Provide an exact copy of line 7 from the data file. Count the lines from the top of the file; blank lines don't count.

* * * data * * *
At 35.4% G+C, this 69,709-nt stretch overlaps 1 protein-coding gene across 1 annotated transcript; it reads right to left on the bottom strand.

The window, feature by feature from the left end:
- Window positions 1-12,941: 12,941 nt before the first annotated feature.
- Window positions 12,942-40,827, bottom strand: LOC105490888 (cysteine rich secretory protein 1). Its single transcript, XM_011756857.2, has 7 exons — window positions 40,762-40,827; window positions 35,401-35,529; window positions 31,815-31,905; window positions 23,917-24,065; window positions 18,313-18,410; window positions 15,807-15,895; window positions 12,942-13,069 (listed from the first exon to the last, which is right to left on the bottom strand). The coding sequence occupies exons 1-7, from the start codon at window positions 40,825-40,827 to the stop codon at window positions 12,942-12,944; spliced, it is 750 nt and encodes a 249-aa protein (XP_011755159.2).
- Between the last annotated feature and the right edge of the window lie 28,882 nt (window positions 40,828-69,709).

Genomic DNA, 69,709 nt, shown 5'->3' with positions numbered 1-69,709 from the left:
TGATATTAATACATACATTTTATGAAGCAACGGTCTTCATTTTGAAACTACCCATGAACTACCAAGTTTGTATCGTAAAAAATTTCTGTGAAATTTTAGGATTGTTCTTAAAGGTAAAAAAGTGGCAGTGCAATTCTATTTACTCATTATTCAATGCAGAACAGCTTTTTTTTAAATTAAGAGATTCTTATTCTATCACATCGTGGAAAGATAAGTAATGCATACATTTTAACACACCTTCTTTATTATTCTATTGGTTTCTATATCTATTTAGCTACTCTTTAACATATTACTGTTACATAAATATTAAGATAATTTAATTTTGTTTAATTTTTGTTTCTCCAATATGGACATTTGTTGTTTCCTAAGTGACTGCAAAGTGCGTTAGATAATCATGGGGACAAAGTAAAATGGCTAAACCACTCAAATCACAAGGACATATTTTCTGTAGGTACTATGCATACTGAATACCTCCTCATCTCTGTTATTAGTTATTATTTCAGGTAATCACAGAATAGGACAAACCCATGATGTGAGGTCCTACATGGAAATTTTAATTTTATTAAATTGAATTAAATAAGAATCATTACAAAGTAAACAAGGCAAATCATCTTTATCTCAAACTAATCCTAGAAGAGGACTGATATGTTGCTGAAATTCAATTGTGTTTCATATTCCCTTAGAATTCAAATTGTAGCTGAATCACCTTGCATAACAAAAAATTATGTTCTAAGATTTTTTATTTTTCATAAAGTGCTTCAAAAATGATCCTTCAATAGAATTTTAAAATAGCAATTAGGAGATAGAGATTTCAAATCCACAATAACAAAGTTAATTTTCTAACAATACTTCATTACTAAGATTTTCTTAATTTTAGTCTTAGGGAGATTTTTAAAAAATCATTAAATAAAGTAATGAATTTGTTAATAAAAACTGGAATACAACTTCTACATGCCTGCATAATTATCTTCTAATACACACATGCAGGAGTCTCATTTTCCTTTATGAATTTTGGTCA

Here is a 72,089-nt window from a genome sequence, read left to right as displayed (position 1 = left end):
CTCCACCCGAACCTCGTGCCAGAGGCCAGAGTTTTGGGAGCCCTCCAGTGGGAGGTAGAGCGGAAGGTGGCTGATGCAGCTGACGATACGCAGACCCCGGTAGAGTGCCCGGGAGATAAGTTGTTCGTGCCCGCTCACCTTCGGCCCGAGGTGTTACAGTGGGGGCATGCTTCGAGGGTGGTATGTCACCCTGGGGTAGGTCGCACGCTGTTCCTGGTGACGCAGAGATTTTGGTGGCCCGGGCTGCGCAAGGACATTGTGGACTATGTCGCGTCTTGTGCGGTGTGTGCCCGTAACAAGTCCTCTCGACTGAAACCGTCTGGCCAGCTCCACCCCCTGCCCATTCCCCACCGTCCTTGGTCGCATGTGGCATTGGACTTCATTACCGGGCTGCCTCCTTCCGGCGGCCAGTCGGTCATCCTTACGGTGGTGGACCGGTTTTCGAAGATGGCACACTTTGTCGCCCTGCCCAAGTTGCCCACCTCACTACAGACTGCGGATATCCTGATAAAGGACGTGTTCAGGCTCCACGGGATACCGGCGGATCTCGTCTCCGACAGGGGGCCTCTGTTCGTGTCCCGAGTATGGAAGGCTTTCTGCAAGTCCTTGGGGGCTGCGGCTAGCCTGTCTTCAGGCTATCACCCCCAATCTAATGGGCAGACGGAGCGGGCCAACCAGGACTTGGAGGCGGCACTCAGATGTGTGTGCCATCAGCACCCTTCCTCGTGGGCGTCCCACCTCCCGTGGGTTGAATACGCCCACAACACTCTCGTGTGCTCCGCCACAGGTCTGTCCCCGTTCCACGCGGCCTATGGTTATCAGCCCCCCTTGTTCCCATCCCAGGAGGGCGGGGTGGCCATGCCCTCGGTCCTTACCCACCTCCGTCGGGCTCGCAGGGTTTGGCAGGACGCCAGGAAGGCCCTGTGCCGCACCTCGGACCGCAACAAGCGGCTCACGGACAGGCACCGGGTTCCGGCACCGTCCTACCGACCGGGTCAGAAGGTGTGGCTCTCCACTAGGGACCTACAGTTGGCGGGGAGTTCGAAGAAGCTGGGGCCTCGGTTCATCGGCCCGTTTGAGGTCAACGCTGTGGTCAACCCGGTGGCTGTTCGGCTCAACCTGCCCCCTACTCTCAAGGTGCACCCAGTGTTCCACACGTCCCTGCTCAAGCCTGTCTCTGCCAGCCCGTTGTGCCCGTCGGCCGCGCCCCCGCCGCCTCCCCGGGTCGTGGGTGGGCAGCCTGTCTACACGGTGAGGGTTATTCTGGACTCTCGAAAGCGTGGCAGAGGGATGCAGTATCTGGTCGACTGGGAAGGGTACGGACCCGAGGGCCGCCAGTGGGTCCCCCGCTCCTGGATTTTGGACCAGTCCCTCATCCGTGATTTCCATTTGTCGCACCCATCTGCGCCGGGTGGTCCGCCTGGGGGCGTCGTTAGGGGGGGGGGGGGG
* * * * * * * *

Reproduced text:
TGATATTAATACATACATTTTATGAAGCAACGGTCTTCATTTTGAAACTACCCATGAACTACCAAGTTTGTATCGTAAAAAATTTCTGTGAAATTTTAGGATTGTTCTTAAAGGTAAAAAAGTGGCAGTGCAATTCTATTTACTCATTATTCAATGCAGAACAGCTTTTTTTTAAATTAAGAGATTCTTATTCTATCACATCGTGGAAAGATAAGTAATGCATACATTTTAACACACCTTCTTTATTATTCTATTGGTTTCTATATCTATTTAGCTACTCTTTAACATATTACTGTTACATAAATATTAAGATAATTTAATTTTGTTTAATTTTTGTTTCTCCAATATGGACATTTGTTGTTTCCTAAGTGACTGCAAAGTGCGTTAGATAATCATGGGGACAAAGTAAAATGGCTAAACCACTCAAATCACAAGGACATATTTTCTGTAGGTACTATGCATACTGAATACCTCCTCATCTCTGTTATTAGTTATTATTTCAGGTAATCACAGAATAGGACAAACCCATGATGTGAGGTCCTACATGGAAATTTTAATTTTATTAAATTGAATTAAATAAGAATCATTACAAAGTAAACAAGGCAAATCATCTTTATCTCAAACTAATCCTAGAAGAGGACTGATATGTTGCTGAAATTCAATTGTGTTTCATATTCCCTTAGAATTCAAATTGTAGCTGAATCACCTTGCATAACAAAAAATTATGTTCTAAGATTTTTTATTTTTCATAAAGTGCTTCAAAAATGATCCTTCAATAGAATTTTAAAATAGCAATTAGGAGATAGAGATTTCAAATCCACAATAACAAAGTTAATTTTCTAACAATACTTCATTACTAAGATTTTCTTAATTTTAGTCTTAGGGAGATTTTTAAAAAATCATTAAATAAAGTAATGAATTTGTTAATAAAAACTGGAATACAACTTCTACATGCCTGCATAATTATCTTCTAATACACACATGCAGGAGTCTCATTTTCCTTTATGAATTTTGGTCA